Typhoon Recurve Rule and Following 6-9 Day Canada/US Cold Blast? (Includes HD Video)

Written by on September 27, 2012 in North and South America, United States of America with 0 Comments

Map courtesy of The Weather Channel

Thought I would touch on a few points regarding the pattern into NEXT WEEK for both the United States and Canada. Noticed me talking about Typhoon Jelawat? Well this system is going to recurve but unfortunately it won’t miss land. The southern Japanese island of Okinawa looks to be yet again a target and powerful Typhoon Jelawat could make for a 3rd MAJOR hit on the island since August 27! Think about it. Imagine Florida or Cape Hattaras was hit by a Cat 3 or greater storm 3 times in barely a month… Unreal but reality in the western Pacific basin.

Anyway, there is a rule. Recurving typhoons in the western Pacific can often but not always, lead to a buckling of the jet orientation over the North Pacific which can pump the ridge up into Alaska and the West Coast of North America, in turn leading to a Central and Eastern US trough so another taste of fall, perhaps even a taste of winter is possible mid to late next week as a result of this recurving typhoon. The time period is often 6-9 days if this system recurves over or east of Japan but can be nearer 14 days if it recurves further west towards China.

Lets watch this and see if we get another autumnal blast down over Canada, into the Northern Rockies, Midwest and even the East late next week.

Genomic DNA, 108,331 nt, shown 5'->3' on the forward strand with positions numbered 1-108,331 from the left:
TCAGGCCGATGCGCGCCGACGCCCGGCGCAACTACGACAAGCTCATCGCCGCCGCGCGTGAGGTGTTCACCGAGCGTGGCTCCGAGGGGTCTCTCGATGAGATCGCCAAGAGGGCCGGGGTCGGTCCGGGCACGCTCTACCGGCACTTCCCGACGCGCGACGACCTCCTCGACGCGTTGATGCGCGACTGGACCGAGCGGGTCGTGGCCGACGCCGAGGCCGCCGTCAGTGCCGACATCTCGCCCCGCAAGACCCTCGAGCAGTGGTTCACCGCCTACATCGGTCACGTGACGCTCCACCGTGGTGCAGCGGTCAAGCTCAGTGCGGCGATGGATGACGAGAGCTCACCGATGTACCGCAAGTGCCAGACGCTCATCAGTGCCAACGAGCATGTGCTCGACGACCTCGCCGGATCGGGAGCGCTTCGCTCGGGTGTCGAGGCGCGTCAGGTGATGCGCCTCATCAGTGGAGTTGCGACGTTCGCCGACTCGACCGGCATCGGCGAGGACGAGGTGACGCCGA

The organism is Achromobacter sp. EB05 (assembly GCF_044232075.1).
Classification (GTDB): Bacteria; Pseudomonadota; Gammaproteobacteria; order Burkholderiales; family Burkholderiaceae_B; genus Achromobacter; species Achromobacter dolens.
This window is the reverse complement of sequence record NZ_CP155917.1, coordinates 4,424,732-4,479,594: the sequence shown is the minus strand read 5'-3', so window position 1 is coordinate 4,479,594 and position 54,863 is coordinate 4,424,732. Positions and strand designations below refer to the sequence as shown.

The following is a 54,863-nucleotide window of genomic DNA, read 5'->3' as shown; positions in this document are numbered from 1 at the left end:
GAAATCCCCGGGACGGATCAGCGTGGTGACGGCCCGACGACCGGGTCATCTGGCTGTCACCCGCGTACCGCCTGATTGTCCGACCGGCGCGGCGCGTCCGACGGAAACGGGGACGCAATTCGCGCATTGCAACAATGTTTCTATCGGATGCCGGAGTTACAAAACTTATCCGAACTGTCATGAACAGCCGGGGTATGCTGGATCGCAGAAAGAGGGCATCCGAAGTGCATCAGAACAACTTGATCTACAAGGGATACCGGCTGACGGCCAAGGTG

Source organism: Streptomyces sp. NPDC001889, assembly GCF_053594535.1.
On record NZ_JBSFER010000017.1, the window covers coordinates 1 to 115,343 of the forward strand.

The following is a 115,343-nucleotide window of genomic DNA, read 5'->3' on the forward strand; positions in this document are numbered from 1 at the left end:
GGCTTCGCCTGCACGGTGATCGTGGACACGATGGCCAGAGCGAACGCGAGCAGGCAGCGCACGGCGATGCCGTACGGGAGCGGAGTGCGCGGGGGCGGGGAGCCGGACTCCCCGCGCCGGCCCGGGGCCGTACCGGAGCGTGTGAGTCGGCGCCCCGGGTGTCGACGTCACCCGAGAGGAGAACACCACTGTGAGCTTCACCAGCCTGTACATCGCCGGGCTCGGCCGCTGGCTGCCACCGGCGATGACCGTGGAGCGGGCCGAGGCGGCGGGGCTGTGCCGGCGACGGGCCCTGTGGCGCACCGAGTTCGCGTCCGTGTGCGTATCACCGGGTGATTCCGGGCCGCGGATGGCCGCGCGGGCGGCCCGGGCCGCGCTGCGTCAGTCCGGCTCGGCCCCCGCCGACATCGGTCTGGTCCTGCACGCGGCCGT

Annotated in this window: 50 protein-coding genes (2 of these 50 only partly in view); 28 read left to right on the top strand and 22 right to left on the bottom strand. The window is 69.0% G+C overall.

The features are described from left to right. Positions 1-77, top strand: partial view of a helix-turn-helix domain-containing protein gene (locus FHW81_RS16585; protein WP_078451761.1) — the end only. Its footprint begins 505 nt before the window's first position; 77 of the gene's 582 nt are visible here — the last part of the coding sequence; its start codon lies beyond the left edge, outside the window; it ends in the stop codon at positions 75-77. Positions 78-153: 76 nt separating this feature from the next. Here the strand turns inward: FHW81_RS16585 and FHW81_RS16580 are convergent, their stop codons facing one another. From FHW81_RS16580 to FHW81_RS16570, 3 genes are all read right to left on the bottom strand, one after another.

Does the model see this? Here’s today…

Notice the jet and flow west to east and well north of the US-Canada border. No real cool air to be had.

Here’s for Monday.

By Monday, not so much do you notice the colder air being pulled south from the arctic down into Alaska and Northern Canada but notice the jet, it’s becoming buckelled thanks to to the ridge pumping north of the typhoon as it moves off to the northeast away from Japan. This NW Pacific ridge in turns develops a trough to the east over the Bering Sea/Alaska, pumps the ridge up the US West Coast.

By Thursday.

By the time we get out to next Thursday, according to the ECMWF, the ridge pulls back and pumps north up into Alaska, this forces a piece of the polar vortex to break off the main reservoir and dive south into a deepening trough which will transport very cold air down the east face of the Canadian Rockies, perhaps raising threat of Calgary, possibly Edmonton seeing their first snows. Calgary likely has a better chance. An upper low will help drive the cold air south and deepen the trough as well as push moisture down along with the cold so snowfall over the Great Lakes is also possible.

Notice those blues dropping down through Manitoba and Ontario. This is most deffinately the coldest air of the season coming if this holds true.

Finally, here’s way out to next Saturday!

Notice the jet split under the western ridge with the northern branch taking that classic big northward loop which really grabs a hold of the bitter air in the arctic forcing it southbound down central Canada, The southern branch cuts underneath but actually appears to stop the cold air from really getting down into the heart of the US. Notice how the cold air gets deflected across Ontario and into Quebec. It will be interesting to see if the southern branch can hold back this cold plunge from crossing the border. This first possible taste of winter may bring a substantial snow and early October cold blast to a decent chunk of Canada from the Rockies to near Montreal LATE NEXT WEEK.

It will be interesting to see if this not only happens but if it does, whether it gets into the Midwest, Ohio Valley and perhaps the Northeast by late next week into the weekend.

This afternoon I had the honor of an interview on a special weather and natural disaster related show on ‘Hype is Here’ radio.

If you would like to hear my interview, here’s the link.


Big thank you to Adam Carey and Gary Karp for having me on the show today. Terrific job guys.

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